The Science, Technology, and Society (STS) program systemically investigates the social dimensions of science, technology and medicine. Faculty from a range of disciplines contribute to a curriculum that features a broad set of perspectives, all grounded in a foundation of critical thinking, research methods, and writing and presentation skills. The STS program emphasizes three interrelated areas: environment and sustainability; health and medicine; and information, identities and networks. The STS Lab course is a unique feature of the curriculum—it prepares students to work as a team to address meaningful science and technology related topics. Working with a faculty adviser, graduate students develop an individualized plan of study that allows them to pursue their interests in depth.

STS students are independent thinkers who are dedicated to understanding the intersections of society, science, medicine and technology. While STS students vary in their professional and educational backgrounds and career ambitions, they share a common commitment to a critical approach to our world’s most pressing technoscientific challenges.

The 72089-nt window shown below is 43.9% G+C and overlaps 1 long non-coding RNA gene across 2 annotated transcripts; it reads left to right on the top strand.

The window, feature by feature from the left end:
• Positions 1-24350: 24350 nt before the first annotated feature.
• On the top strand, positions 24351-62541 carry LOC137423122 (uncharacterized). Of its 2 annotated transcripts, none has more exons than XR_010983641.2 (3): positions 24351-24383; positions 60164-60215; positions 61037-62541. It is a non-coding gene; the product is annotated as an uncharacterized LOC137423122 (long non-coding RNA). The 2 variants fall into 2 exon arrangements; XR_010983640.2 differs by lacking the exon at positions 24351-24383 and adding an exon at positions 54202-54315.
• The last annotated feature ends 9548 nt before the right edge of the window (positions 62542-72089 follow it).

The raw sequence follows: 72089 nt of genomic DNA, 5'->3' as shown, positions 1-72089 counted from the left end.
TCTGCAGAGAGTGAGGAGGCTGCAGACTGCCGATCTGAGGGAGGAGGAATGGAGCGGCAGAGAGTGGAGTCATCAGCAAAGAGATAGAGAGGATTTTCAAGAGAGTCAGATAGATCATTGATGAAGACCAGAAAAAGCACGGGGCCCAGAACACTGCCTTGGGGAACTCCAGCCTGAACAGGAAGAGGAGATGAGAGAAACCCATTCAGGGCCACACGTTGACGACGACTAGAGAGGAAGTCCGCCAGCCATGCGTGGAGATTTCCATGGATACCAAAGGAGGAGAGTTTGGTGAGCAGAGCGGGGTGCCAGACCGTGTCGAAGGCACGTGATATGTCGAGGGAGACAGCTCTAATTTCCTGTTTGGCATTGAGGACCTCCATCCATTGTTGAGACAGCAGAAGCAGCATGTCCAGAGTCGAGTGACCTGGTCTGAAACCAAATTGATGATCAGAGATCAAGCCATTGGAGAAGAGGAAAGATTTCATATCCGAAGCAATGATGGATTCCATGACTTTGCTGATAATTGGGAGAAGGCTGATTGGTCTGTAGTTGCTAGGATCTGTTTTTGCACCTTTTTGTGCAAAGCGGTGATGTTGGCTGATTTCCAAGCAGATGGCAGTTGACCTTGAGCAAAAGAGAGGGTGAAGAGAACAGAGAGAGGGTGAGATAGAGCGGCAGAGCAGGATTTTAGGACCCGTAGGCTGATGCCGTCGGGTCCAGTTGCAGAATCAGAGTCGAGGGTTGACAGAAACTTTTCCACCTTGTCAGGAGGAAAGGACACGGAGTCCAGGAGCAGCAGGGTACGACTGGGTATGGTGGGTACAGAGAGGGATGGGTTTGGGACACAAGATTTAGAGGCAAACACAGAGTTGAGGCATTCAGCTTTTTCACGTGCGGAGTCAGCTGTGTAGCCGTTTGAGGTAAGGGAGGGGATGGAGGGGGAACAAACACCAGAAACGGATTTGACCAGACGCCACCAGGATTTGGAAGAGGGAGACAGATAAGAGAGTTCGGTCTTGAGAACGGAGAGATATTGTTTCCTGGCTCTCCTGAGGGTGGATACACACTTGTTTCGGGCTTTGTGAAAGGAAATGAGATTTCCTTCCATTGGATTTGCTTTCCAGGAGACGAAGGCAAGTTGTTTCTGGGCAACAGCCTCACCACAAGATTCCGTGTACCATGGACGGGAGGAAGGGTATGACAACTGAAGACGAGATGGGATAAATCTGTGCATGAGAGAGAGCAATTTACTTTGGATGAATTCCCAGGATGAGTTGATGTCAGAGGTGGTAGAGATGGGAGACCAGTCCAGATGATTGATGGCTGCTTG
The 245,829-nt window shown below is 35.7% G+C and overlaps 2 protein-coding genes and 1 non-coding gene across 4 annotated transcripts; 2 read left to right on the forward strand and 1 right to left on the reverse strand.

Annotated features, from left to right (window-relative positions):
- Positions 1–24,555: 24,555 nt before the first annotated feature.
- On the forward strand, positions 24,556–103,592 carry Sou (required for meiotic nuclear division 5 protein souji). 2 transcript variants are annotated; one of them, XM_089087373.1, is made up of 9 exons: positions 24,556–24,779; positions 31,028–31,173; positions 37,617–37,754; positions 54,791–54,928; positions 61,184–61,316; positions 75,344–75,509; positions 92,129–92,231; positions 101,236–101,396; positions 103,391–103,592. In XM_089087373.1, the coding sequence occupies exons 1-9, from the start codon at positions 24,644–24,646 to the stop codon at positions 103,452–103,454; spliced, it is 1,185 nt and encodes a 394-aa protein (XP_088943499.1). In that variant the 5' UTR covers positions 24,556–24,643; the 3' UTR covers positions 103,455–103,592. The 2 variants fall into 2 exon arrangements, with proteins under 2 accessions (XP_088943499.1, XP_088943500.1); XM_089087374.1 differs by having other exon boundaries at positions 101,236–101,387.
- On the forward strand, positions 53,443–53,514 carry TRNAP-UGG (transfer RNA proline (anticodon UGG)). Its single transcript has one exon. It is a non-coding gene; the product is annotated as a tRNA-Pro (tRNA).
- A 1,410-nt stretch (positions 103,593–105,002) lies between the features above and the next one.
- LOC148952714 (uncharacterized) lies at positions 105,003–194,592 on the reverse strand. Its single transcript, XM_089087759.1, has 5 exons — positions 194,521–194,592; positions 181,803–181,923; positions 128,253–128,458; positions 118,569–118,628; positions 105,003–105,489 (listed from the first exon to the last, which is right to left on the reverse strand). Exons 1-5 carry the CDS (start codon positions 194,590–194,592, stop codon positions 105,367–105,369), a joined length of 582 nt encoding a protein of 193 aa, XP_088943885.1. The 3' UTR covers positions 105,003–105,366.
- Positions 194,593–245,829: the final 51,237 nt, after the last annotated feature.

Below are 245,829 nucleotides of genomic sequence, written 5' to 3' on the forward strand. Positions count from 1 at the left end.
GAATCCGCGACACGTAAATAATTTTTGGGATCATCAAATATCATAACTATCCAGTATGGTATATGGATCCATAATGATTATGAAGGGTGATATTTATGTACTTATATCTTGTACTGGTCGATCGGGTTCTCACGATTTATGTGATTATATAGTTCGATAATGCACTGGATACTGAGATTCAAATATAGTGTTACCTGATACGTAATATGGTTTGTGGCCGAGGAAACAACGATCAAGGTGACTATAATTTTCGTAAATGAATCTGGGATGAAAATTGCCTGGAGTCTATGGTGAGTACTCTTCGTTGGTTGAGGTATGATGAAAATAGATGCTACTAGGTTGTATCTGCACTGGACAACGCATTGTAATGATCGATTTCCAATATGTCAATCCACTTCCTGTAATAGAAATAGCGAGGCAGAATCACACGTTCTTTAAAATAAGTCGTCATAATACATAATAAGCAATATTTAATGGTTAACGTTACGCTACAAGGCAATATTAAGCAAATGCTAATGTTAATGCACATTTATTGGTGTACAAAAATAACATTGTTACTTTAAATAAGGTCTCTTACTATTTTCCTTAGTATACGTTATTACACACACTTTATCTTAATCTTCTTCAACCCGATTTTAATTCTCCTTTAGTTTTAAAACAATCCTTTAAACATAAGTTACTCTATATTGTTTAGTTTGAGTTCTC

Prospective students for the MS in STS see this educational opportunity as a crucial factor in their skill development and career advancement. They are recent college graduates in the social sciences, humanities, natural sciences, and engineering; middle and high school teachers; and professionals in businesses, city and state government offices, and area hospitals. Students can attend full time or part time and complete all coursework in the evening.

Degree Requirements

General Requirements
CIVC 101Introduction to Civic Engagement1.0
ENGL 101Composition and Rhetoric I: Inquiry and Exploratory Research3.0
or ENGL 111 English Composition I
ENGL 102Composition and Rhetoric II: Advanced Research and Evidence-Based Writing3.0
or ENGL 112 English Composition II
ENGL 103Composition and Rhetoric III: Themes and Genres3.0
or ENGL 113 English Composition III
UNIV H101The Drexel Experience1.0
UNIV H201Looking Forward: Academics and Careers1.0
Four Humanities/Fine Arts Courses12.0
Two Mathematics Courses6.0
Two Science Courses6.0
Two Consecutive Foreign Language Courses8.0
Social and Behavioral Sciences12.0
Introduction to Sociology